One of the things I say most often in real life is “never underestimate how much some people hate women.” Even though I say this a lot, the reality of it never ceases to take my breath away in the worst possible way. We’re now staring down an election with two old white men for president, when the most competent and capable woman was routinely ignored, abused, and left out of the conversation. It’s enough to make your soul shrivel into a hardened husk and keep you off-line and out of society forever because it’s clear how many people think you’re less than simply because you’re a woman, and staying inside your head and your home is the easier option.
Obviously, that’s not a way to live, unless you’re into that sort of thing (I am not because I talk a lot, like, a lot a lot, in real life). So sometimes it’s nice to have all the bullsh*t in your life acknowledged because it can drive you crazy to constantly see the indignities of being a girl or woman in society, if there’s not someone there to say “yeah, I see it too and it sucks. It’s not just in your head.” Today that person is Angelina Jolie, who is here to remind us all that girls, like the women they will become, are people too.
In an essay for Time.com, published on Sunday, she wrote about her daughters’ willingness to help each other through their recent surgeries, and what we should do for the girls in our lives:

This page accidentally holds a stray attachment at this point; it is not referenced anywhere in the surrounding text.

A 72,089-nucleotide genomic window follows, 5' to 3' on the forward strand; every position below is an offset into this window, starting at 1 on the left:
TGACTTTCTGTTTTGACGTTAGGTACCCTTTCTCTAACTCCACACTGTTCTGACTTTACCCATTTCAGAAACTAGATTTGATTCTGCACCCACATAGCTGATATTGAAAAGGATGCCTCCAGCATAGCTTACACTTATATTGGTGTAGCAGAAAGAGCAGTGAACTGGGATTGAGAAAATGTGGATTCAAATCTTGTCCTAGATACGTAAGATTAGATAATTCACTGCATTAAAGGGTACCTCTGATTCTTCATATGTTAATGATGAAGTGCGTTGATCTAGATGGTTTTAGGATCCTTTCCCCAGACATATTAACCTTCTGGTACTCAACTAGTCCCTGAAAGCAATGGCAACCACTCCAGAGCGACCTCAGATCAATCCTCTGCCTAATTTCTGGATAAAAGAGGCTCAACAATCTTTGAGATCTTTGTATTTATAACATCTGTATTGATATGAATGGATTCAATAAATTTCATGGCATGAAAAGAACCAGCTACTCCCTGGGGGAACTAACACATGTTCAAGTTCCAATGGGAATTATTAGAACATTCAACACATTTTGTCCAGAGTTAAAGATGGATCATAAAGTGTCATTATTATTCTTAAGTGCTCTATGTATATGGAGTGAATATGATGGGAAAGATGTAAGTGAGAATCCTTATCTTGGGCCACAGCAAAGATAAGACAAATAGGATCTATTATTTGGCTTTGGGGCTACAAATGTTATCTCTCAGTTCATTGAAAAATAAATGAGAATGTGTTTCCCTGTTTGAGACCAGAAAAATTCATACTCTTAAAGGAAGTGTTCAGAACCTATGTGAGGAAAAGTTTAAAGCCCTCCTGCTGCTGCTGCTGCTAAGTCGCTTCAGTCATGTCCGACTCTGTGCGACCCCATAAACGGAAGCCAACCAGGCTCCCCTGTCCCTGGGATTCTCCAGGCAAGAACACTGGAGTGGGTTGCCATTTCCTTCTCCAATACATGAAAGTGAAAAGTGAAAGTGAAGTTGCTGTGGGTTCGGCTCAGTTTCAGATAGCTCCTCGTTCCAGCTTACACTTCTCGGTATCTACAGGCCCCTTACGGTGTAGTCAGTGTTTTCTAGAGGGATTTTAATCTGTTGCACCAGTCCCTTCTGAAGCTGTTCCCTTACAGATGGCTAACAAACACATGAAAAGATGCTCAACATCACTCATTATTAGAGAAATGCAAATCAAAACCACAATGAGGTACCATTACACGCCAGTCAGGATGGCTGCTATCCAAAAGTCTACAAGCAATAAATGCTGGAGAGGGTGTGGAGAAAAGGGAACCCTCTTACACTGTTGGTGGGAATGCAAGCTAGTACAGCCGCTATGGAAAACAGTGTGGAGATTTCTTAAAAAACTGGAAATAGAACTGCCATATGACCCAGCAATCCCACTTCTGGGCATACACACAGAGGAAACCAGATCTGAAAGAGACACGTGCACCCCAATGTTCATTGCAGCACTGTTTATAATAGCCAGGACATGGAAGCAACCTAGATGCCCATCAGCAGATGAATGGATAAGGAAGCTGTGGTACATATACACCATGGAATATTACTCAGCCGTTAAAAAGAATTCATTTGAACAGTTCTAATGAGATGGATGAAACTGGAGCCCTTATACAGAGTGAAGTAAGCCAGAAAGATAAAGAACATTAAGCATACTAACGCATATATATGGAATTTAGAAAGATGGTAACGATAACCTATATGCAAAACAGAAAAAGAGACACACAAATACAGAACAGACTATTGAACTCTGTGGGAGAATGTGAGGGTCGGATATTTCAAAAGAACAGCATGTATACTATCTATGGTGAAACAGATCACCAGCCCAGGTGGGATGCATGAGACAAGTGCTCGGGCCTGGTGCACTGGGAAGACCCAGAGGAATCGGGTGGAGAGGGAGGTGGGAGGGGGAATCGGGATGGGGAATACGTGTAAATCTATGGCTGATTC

Someone said to me, when they saw my daughters caring for each other, that “it comes naturally to girls.” I smiled, but then I thought of how often that notion is abused. The little girl is expected to take care of others. The woman she grows up to be will be expected to give, and care for, and sacrifice. Girls are often conditioned to think that they are good only when they serve others, and selfish or wrong if ever they focus on their own needs and desires.
Friends, I feel very seen by that paragraph. Men are expected to go change the world, women are expected to stand behind the man changing the world. I mean, there’s even a f*cking saying about it, to offer up our service to men as a consolation prize. “Behind every successful man is a strong woman.” Like, great—my role is to serve some dude. Yuck. No thank you.
My role, like everyone’s in the crazy mixed up world of ours, is to try to be a decent person, and when I fail at that (as we all do) learn and be better. It’s also to talk about how great the Twilight franchise is. It is certainly not to be a rock for some dumb dude with his fragile, easily shattered feelings.
Jolie concludes her essay with this call to action, which is probably going to fall on deaf ears of the people who need to internalize its message, but again, it’s nice for someone to raise the alarm on this issue, occasionally:
So my wish on this day is that we value girls. Care for them. And know that the stronger they grow, the healthier they will be and the more they will give back to their family and community.
Amen. The only thing I can add to that is that we value girls not just on International Women’s Day, which was when the article was published—but every day.
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